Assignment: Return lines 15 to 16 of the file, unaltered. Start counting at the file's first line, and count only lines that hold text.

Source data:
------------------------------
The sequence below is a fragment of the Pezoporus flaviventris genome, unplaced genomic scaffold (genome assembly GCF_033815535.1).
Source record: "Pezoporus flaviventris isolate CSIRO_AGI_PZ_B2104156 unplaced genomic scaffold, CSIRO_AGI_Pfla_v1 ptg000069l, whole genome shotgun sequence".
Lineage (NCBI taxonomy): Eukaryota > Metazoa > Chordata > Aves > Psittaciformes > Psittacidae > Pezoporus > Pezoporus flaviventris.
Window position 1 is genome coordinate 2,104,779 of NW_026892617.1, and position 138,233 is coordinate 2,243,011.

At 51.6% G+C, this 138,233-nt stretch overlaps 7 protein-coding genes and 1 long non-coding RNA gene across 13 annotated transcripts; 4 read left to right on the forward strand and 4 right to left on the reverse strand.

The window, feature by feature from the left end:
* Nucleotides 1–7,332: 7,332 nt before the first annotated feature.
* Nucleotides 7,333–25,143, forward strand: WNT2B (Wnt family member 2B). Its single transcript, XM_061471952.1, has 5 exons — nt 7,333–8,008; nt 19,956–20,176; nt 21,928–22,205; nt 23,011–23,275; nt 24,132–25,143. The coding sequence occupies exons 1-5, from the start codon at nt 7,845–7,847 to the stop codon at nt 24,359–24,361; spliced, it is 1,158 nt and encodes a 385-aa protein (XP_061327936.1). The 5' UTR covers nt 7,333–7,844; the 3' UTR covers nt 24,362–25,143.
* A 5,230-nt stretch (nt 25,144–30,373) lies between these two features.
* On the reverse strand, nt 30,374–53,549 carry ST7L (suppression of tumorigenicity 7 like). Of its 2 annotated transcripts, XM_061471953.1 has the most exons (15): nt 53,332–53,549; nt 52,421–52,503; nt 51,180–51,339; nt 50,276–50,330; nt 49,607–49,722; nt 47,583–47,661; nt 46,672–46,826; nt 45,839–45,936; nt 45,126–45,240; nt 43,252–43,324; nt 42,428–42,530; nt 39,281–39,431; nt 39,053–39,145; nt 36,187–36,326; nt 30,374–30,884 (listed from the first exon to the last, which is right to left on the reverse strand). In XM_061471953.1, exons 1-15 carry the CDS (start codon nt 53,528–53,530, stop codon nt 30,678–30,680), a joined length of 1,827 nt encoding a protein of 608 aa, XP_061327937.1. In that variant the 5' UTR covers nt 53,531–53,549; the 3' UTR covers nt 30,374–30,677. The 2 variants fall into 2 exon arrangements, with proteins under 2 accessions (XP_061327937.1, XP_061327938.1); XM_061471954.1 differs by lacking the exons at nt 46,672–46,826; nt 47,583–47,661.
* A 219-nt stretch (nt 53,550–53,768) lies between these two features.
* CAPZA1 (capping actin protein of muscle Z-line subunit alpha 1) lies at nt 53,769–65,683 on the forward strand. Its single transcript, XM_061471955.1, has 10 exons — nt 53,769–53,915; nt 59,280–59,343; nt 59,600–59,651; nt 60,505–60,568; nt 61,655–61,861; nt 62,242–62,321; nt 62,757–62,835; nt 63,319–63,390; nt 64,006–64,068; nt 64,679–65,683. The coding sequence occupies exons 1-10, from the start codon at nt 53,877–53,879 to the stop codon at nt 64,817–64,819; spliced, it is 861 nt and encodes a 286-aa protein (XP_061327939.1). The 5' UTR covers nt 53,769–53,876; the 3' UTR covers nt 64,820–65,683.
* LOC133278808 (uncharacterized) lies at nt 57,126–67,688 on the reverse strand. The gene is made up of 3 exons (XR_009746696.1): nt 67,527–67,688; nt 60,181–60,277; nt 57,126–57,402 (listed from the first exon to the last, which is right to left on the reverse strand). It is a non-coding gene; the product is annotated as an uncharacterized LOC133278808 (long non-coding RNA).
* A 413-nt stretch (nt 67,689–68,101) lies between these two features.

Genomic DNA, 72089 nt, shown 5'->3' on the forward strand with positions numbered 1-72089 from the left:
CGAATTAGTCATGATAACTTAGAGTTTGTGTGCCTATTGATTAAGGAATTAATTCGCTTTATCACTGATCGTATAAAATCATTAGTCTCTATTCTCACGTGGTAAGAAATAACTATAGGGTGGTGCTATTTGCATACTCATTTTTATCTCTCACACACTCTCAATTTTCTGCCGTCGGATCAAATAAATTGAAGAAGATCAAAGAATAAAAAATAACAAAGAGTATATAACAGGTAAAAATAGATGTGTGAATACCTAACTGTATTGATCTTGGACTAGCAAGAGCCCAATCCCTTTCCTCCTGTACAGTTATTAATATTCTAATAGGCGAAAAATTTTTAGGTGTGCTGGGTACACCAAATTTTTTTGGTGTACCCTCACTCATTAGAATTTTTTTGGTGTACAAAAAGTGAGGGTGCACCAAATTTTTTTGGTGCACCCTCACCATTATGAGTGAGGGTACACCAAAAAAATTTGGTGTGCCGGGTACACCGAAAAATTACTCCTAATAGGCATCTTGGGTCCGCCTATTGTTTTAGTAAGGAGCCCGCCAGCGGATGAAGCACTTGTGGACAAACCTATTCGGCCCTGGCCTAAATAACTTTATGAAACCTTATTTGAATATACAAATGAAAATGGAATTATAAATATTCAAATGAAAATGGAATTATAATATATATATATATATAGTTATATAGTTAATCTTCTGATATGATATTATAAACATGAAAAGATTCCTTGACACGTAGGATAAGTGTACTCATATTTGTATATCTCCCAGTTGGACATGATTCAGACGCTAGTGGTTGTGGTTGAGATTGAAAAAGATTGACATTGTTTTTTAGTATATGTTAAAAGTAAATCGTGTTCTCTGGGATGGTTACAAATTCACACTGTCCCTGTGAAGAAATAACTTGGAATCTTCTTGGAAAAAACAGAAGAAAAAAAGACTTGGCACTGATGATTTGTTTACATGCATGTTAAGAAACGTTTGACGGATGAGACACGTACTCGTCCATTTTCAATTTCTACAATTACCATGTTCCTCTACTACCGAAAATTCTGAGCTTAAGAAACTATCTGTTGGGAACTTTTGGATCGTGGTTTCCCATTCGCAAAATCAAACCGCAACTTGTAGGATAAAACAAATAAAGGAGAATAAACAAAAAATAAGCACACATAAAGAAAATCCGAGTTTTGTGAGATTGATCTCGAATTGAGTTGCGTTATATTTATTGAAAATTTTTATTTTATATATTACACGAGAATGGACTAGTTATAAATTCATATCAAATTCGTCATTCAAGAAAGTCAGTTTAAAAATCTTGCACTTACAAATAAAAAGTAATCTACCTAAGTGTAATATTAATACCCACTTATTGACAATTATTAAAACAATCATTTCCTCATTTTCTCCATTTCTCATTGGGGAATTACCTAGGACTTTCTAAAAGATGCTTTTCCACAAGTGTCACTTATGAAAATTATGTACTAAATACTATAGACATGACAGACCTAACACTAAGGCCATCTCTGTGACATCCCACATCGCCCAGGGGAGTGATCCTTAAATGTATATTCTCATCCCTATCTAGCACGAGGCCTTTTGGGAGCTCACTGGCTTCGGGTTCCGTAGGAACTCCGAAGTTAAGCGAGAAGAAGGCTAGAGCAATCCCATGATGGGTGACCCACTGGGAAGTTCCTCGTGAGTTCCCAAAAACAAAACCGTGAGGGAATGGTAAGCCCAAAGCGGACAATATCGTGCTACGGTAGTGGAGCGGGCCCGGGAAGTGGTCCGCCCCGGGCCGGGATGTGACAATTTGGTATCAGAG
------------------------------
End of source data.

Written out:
Genomic DNA, 72089 nt, shown 5'->3' on the forward strand with positions numbered 1-72089 from the left:
CGAATTAGTCATGATAACTTAGAGTTTGTGTGCCTATTGATTAAGGAATTAATTCGCTTTATCACTGATCGTATAAAATCATTAGTCTCTATTCTCACGTGGTAAGAAATAACTATAGGGTGGTGCTATTTGCATACTCATTTTTATCTCTCACACACTCTCAATTTTCTGCCGTCGGATCAAATAAATTGAAGAAGATCAAAGAATAAAAAATAACAAAGAGTATATAACAGGTAAAAATAGATGTGTGAATACCTAACTGTATTGATCTTGGACTAGCAAGAGCCCAATCCCTTTCCTCCTGTACAGTTATTAATATTCTAATAGGCGAAAAATTTTTAGGTGTGCTGGGTACACCAAATTTTTTTGGTGTACCCTCACTCATTAGAATTTTTTTGGTGTACAAAAAGTGAGGGTGCACCAAATTTTTTTGGTGCACCCTCACCATTATGAGTGAGGGTACACCAAAAAAATTTGGTGTGCCGGGTACACCGAAAAATTACTCCTAATAGGCATCTTGGGTCCGCCTATTGTTTTAGTAAGGAGCCCGCCAGCGGATGAAGCACTTGTGGACAAACCTATTCGGCCCTGGCCTAAATAACTTTATGAAACCTTATTTGAATATACAAATGAAAATGGAATTATAAATATTCAAATGAAAATGGAATTATAATATATATATATATATAGTTATATAGTTAATCTTCTGATATGATATTATAAACATGAAAAGATTCCTTGACACGTAGGATAAGTGTACTCATATTTGTATATCTCCCAGTTGGACATGATTCAGACGCTAGTGGTTGTGGTTGAGATTGAAAAAGATTGACATTGTTTTTTAGTATATGTTAAAAGTAAATCGTGTTCTCTGGGATGGTTACAAATTCACACTGTCCCTGTGAAGAAATAACTTGGAATCTTCTTGGAAAAAACAGAAGAAAAAAAGACTTGGCACTGATGATTTGTTTACATGCATGTTAAGAAACGTTTGACGGATGAGACACGTACTCGTCCATTTTCAATTTCTACAATTACCATGTTCCTCTACTACCGAAAATTCTGAGCTTAAGAAACTATCTGTTGGGAACTTTTGGATCGTGGTTTCCCATTCGCAAAATCAAACCGCAACTTGTAGGATAAAACAAATAAAGGAGAATAAACAAAAAATAAGCACACATAAAGAAAATCCGAGTTTTGTGAGATTGATCTCGAATTGAGTTGCGTTATATTTATTGAAAATTTTTATTTTATATATTACACGAGAATGGACTAGTTATAAATTCATATCAAATTCGTCATTCAAGAAAGTCAGTTTAAAAATCTTGCACTTACAAATAAAAAGTAATCTACCTAAGTGTAATATTAATACCCACTTATTGACAATTATTAAAACAATCATTTCCTCATTTTCTCCATTTCTCATTGGGGAATTACCTAGGACTTTCTAAAAGATGCTTTTCCACAAGTGTCACTTATGAAAATTATGTACTAAATACTATAGACATGACAGACCTAACACTAAGGCCATCTCTGTGACATCCCACATCGCCCAGGGGAGTGATCCTTAAATGTATATTCTCATCCCTATCTAGCACGAGGCCTTTTGGGAGCTCACTGGCTTCGGGTTCCGTAGGAACTCCGAAGTTAAGCGAGAAGAAGGCTAGAGCAATCCCATGATGGGTGACCCACTGGGAAGTTCCTCGTGAGTTCCCAAAAACAAAACCGTGAGGGAATGGTAAGCCCAAAGCGGACAATATCGTGCTACGGTAGTGGAGCGGGCCCGGGAAGTGGTCCGCCCCGGGCCGGGATGTGACAATTTGGTATCAGAG